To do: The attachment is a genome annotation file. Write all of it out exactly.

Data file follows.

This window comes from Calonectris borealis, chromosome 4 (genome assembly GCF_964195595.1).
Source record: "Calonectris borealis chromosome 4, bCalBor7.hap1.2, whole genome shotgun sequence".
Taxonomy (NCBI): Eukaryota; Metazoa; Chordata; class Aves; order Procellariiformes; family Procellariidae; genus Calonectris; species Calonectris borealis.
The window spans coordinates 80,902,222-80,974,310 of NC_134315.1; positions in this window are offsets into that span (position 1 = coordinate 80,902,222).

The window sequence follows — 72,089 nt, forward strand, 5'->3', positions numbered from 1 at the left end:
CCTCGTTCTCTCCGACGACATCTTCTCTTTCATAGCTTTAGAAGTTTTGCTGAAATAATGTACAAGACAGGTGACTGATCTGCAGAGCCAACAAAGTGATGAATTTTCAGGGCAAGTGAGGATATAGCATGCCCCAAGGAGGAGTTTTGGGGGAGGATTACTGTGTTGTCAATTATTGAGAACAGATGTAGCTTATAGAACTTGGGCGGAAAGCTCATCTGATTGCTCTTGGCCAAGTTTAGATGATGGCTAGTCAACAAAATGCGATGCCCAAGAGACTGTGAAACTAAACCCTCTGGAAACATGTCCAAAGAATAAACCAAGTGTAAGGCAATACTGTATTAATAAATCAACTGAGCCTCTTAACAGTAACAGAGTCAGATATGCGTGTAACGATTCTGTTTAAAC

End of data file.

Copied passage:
This window comes from Calonectris borealis, chromosome 4 (genome assembly GCF_964195595.1).
Source record: "Calonectris borealis chromosome 4, bCalBor7.hap1.2, whole genome shotgun sequence".
Taxonomy (NCBI): Eukaryota; Metazoa; Chordata; class Aves; order Procellariiformes; family Procellariidae; genus Calonectris; species Calonectris borealis.
The window spans coordinates 80,902,222-80,974,310 of NC_134315.1; positions in this window are offsets into that span (position 1 = coordinate 80,902,222).

The window sequence follows — 72,089 nt, forward strand, 5'->3', positions numbered from 1 at the left end:
CCTCGTTCTCTCCGACGACATCTTCTCTTTCATAGCTTTAGAAGTTTTGCTGAAATAATGTACAAGACAGGTGACTGATCTGCAGAGCCAACAAAGTGATGAATTTTCAGGGCAAGTGAGGATATAGCATGCCCCAAGGAGGAGTTTTGGGGGAGGATTACTGTGTTGTCAATTATTGAGAACAGATGTAGCTTATAGAACTTGGGCGGAAAGCTCATCTGATTGCTCTTGGCCAAGTTTAGATGATGGCTAGTCAACAAAATGCGATGCCCAAGAGACTGTGAAACTAAACCCTCTGGAAACATGTCCAAAGAATAAACCAAGTGTAAGGCAATACTGTATTAATAAATCAACTGAGCCTCTTAACAGTAACAGAGTCAGATATGCGTGTAACGATTCTGTTTAAAC